Federal Trade Commission ‘Funeral
Law’ conducts Undercover Investigations
The ‘Funeral Law’ is a federal
law that protects consumers. The Funeral Industry needed to be governed
by trade laws just like any other retail industry, as funeral homes can
take advantage of consumers and exploit them. Grieving families who don't
know their legal rights are vulnerable to sales pressure, manipulation,
and overspending when it comes time to plan a funeral. Funeral homes
were soliciting business, coercing clients to purchase expensive caskets,
adding unnecessary or unwanted ancillary costs to funeral services.
This resulted in the ‘Funeral Law’ being introduced in 1984, and all licensed
funeral homes must comply with the federal ‘funeral law’.
The Federal Trade Commission
has continued to conduct impromptu surveys on funeral homes to monitor
compliance of the FTC Funeral Law. A series of sweeps by ‘mystery
funeral shoppers’, volunteers from AARP (American Association of Retired
People), identifies funeral businesses that are violating the law.
The FTC recently announced
the results from their 2009 undercover investigations, or sweeps, in nine
states and the District of Columbia.
of the FTC consumer protection rules were discovered in 30% of funeral
homes they visited. This shows an increase in funeral law violations
since the overall percentage of 15% in 1996.
The most abused violation
was to not provide a General Price List to consumers. Violations
are punishable by fines of up to $11,000 per violation. Alternatively,
funeral homes can enroll in the Funeral Rule Offenders Program (FROP) that
was set up by the FTC and the National Funeral Directors Association in
FROP is a five-year program
open ONLY to Funeral Rule violators in which the funeral homes concerned
contribute a fee to the U.S. Treasury in lieu of civil penalties.
This fee is calculated at 0.8% of their average gross income over the last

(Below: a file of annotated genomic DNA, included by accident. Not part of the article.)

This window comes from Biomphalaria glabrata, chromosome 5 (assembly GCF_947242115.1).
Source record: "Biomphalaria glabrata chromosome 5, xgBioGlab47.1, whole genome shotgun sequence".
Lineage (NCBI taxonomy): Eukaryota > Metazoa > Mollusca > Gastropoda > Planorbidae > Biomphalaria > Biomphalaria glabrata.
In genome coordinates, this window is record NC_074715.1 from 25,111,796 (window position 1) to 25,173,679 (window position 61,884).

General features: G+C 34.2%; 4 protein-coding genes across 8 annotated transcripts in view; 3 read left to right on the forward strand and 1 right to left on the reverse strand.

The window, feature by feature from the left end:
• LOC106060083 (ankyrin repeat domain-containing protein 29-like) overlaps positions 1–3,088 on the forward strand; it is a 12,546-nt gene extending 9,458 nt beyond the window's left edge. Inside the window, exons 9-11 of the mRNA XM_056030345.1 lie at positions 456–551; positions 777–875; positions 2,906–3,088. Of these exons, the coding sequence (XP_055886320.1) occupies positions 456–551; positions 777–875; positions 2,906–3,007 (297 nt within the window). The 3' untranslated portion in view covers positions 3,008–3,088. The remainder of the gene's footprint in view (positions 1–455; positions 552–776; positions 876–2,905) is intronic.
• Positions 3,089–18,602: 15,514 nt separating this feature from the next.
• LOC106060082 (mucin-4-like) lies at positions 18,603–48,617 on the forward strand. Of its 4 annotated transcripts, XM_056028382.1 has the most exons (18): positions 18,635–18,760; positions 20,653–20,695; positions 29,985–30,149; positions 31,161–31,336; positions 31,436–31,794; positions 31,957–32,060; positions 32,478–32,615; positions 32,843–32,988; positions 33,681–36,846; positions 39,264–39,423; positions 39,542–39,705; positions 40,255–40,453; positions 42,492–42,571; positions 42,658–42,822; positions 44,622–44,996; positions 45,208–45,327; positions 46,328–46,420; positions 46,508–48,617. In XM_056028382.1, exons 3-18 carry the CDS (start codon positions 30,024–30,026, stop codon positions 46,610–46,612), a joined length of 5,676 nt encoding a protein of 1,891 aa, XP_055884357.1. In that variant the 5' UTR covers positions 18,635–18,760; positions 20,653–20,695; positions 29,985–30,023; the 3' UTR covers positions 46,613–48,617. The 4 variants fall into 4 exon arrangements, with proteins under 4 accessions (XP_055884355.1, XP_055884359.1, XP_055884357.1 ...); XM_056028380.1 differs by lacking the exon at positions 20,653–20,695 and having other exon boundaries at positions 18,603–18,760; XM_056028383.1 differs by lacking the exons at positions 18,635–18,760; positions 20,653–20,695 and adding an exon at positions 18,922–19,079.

three years, but the benefit is that it keeps their violation effectively
concealed from the public’s knowledge. The offending funeral homes
agree to making the FROP contribution and participating in the five-year
funeral-training program coordinated by NFDA.
Although FROP can be seen
as a positive step towards improving compliance of the Funeral Law, it
does seem to serve to provide a ‘loop-hole’ for offending funeral homes
to avoid public prosecution.
Important Tips for Consumers
Consumers planning funerals
can better protect themselves and their families from unnecessary and unexpected
expenses by taking several steps:
• Ensure funeral plans are
discussed in advance, allowing time to compare prices and service for individual
items and packages.
• Call funeral homes to
ask about prices and compare their services.
• Ensure you are provided
with an itemized statement of the goods and services you have selected
(this mandatory document must disclose the specific state law that requires
the purchase of any item the customer did not select.)
• Understand that a casket
is not required for a direct cremation, where there is no viewing of the
body, and that it is illegal for a funeral home to tell consumers otherwise.
• Be fully aware that you
can purchase a casket at some place other than the funeral home, often
for a lower price. The Funeral Rule prohibits funeral homes from refusing
to handle the casket and from charging a fee for doing so.
Flowers | Caskets | Funeral
Homes | Cremation Costs |
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